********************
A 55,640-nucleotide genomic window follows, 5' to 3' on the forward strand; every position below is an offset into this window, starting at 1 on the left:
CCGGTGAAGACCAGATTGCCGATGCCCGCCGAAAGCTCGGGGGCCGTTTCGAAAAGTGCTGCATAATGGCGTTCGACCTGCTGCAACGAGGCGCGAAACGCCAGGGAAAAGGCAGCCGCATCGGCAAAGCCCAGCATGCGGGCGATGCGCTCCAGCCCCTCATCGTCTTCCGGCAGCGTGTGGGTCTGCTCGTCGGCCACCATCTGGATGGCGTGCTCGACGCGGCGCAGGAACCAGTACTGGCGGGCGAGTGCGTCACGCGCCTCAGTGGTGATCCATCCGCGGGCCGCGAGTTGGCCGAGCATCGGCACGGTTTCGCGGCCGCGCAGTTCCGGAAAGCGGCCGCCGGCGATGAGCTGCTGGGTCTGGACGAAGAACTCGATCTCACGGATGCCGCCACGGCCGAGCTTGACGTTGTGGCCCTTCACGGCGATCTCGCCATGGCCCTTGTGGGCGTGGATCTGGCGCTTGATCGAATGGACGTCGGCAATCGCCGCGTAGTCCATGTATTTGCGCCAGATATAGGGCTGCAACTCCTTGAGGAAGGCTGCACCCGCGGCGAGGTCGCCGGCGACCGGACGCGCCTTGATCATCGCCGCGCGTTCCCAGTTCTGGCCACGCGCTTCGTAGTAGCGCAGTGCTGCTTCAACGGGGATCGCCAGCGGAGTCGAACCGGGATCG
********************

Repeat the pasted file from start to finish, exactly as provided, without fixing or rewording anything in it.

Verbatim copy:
A 55,640-nucleotide genomic window follows, 5' to 3' on the forward strand; every position below is an offset into this window, starting at 1 on the left:
CCGGTGAAGACCAGATTGCCGATGCCCGCCGAAAGCTCGGGGGCCGTTTCGAAAAGTGCTGCATAATGGCGTTCGACCTGCTGCAACGAGGCGCGAAACGCCAGGGAAAAGGCAGCCGCATCGGCAAAGCCCAGCATGCGGGCGATGCGCTCCAGCCCCTCATCGTCTTCCGGCAGCGTGTGGGTCTGCTCGTCGGCCACCATCTGGATGGCGTGCTCGACGCGGCGCAGGAACCAGTACTGGCGGGCGAGTGCGTCACGCGCCTCAGTGGTGATCCATCCGCGGGCCGCGAGTTGGCCGAGCATCGGCACGGTTTCGCGGCCGCGCAGTTCCGGAAAGCGGCCGCCGGCGATGAGCTGCTGGGTCTGGACGAAGAACTCGATCTCACGGATGCCGCCACGGCCGAGCTTGACGTTGTGGCCCTTCACGGCGATCTCGCCATGGCCCTTGTGGGCGTGGATCTGGCGCTTGATCGAATGGACGTCGGCAATCGCCGCGTAGTCCATGTATTTGCGCCAGATATAGGGCTGCAACTCCTTGAGGAAGGCTGCACCCGCGGCGAGGTCGCCGGCGACCGGACGCGCCTTGATCATCGCCGCGCGTTCCCAGTTCTGGCCACGCGCTTCGTAGTAGCGCAGTGCTGCTTCAACGGGGATCGCCAGCGGAGTCGAACCGGGATCG